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Chapter 2 is the second episode of the first season, as well as the second episode of the series in general. It aired on February 1, 2013, along with the rest of season 1.

Synopsis

Frank uses a young reporter, Zoe Barnes, to spin a story that puts the White House on its heels. Claire makes a cold-blooded move at work.

Story

Frank is still sitting on the terrace of Freddy's, enjoying his ribs and his first step to securing his revenge. He is off to meet part of the Democratic leadership for breakfast, where they discuss their course of action on how to handle the disaster of the education bill. They are interrupted by Remy Danton, who quickly moves up to greet Frank and the others. Frank explains that Remy used to be his press secretary, but that he was stolen away by Glendon Hill. It is quickly revealed though that Remy was just there to remind Frank that SanCorp threw big figures at him to keep him in Congress, and now they want to see the fruits of that effort. Even though Frank tells Remy he is on top of it, the latter is not sold.

Doug Stamper has found something on Michael Kern, but when Frank he reads it, he's not convinced, saying "it's thin". They are interrupted by Nancy Kaufberger, who informs them that Linda Vasquez is on the phone. Frank smiles, knowing that by now, she'll have been thoroughly yelled at by President of the United States Walker. He immediately leaves for her office, where Vasquez gives Frank exactly what he wants: full control over the education bill.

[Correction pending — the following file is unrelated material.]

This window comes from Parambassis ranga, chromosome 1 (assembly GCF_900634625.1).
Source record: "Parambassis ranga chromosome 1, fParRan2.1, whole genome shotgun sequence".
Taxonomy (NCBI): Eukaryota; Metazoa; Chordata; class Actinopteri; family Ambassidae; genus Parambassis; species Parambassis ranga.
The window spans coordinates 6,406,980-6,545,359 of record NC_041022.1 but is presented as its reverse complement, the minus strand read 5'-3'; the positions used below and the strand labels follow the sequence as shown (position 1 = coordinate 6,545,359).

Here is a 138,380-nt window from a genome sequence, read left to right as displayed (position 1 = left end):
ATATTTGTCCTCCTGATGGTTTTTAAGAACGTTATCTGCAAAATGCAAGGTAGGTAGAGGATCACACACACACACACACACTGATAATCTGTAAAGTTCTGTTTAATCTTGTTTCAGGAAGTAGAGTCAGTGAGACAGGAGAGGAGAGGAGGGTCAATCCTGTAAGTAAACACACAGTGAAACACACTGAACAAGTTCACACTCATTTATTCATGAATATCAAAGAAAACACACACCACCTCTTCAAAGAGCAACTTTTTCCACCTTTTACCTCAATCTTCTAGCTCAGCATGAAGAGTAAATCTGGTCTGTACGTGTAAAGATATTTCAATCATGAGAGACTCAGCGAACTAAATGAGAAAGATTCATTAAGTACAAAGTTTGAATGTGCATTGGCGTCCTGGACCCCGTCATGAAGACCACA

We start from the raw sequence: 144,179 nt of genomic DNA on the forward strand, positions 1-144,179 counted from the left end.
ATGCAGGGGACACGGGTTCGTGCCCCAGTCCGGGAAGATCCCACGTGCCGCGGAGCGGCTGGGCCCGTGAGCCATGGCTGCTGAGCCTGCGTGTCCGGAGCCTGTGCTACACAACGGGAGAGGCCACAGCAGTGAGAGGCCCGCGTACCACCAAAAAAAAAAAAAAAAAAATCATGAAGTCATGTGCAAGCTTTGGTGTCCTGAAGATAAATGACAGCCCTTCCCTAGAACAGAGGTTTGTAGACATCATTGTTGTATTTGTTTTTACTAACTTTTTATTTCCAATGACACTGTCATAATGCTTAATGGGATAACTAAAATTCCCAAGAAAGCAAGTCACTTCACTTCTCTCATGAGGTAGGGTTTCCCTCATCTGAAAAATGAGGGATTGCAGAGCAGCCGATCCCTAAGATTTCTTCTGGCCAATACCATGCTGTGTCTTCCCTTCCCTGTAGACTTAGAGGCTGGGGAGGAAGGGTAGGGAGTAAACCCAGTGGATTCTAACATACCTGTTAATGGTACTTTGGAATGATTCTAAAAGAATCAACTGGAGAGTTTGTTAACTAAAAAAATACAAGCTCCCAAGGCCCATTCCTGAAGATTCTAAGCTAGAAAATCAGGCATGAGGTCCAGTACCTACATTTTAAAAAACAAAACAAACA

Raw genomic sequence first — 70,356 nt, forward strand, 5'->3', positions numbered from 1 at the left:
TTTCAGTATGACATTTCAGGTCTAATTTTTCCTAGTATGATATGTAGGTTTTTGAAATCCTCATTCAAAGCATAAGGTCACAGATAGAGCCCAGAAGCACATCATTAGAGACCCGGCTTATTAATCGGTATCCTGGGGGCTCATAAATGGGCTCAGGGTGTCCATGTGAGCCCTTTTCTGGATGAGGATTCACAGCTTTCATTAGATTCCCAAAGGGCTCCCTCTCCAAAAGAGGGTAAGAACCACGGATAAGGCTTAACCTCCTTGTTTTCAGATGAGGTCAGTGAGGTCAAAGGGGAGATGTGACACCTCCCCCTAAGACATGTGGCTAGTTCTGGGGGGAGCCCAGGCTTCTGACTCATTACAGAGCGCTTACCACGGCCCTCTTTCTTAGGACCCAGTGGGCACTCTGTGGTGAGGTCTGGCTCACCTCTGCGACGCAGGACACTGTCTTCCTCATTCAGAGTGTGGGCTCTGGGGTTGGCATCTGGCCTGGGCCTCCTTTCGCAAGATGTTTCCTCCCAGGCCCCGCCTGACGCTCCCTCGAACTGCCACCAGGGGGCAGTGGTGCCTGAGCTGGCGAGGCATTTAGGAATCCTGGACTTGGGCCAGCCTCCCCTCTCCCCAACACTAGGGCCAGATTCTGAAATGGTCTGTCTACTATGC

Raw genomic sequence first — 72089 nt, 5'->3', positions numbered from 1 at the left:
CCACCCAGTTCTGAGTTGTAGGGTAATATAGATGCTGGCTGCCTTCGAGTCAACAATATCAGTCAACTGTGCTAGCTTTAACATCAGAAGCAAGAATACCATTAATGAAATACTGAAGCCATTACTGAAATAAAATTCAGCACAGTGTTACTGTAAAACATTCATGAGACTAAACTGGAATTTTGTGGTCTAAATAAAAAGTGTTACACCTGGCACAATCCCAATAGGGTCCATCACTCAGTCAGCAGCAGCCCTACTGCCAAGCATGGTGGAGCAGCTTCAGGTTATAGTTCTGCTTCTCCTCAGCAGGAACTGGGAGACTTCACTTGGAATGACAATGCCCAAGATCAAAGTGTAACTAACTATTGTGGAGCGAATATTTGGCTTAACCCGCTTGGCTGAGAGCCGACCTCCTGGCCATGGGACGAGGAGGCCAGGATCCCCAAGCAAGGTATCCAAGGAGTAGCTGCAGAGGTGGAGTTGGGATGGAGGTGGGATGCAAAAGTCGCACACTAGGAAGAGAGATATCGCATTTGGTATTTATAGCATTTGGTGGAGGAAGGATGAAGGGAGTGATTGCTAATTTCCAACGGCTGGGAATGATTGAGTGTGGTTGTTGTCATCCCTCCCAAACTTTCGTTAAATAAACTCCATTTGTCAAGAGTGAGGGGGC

In a meeting with Donald Blythe, Frank pretends that he's going to take the blame for the failure of the education bill, only to move Blythe into such a position that the latter will fall on the sword, which is exactly how it plays out. Blythe does continue to support the bill, even though Frank knows his part is played out now.

With the first item off his to-do list complete, Frank arranges a meet with Zoe Barnes to kickstart his next task. Frank hands her the editorial in which Kern allegedly called the Israeli occupation of the West Bank illegal. She is skeptical but she takes it to her editors, who naturally share in the skepticism. But Zoe knows the value of a scoop, albeit it a questionable one, and she plays the 21st-century journalist card by saying she might as well just post on some anonymous blog then tweet it. Needless to say, her editors will talk it over.

Cut to Underwood's office, he and Stamper glued to the TV set. George Stephanopoulos is interviewing Senator Kern, where Kern mentions Frank's line of 'trickle-down diplomacy', much to Frank's amusement. Stephanopoulos brings out an advanced copy of the article Zoe has written, showing it to Kern, and watching him stumble over his own words. He eventually tries to laugh it off, and Frank knows that will kill the nomination.

Stamper managed to locate an old member of Kern's college editorial board, one who happens to be a burnout, anti-government extremist. It is too risky to send Stamper down to visit, but he reckons it would be a perfect job for Peter Russo. Stamper and Russo meet in the dead of night, where Russo is being told to go talk to Roy Kapeniak, and find out what he can about the editorial.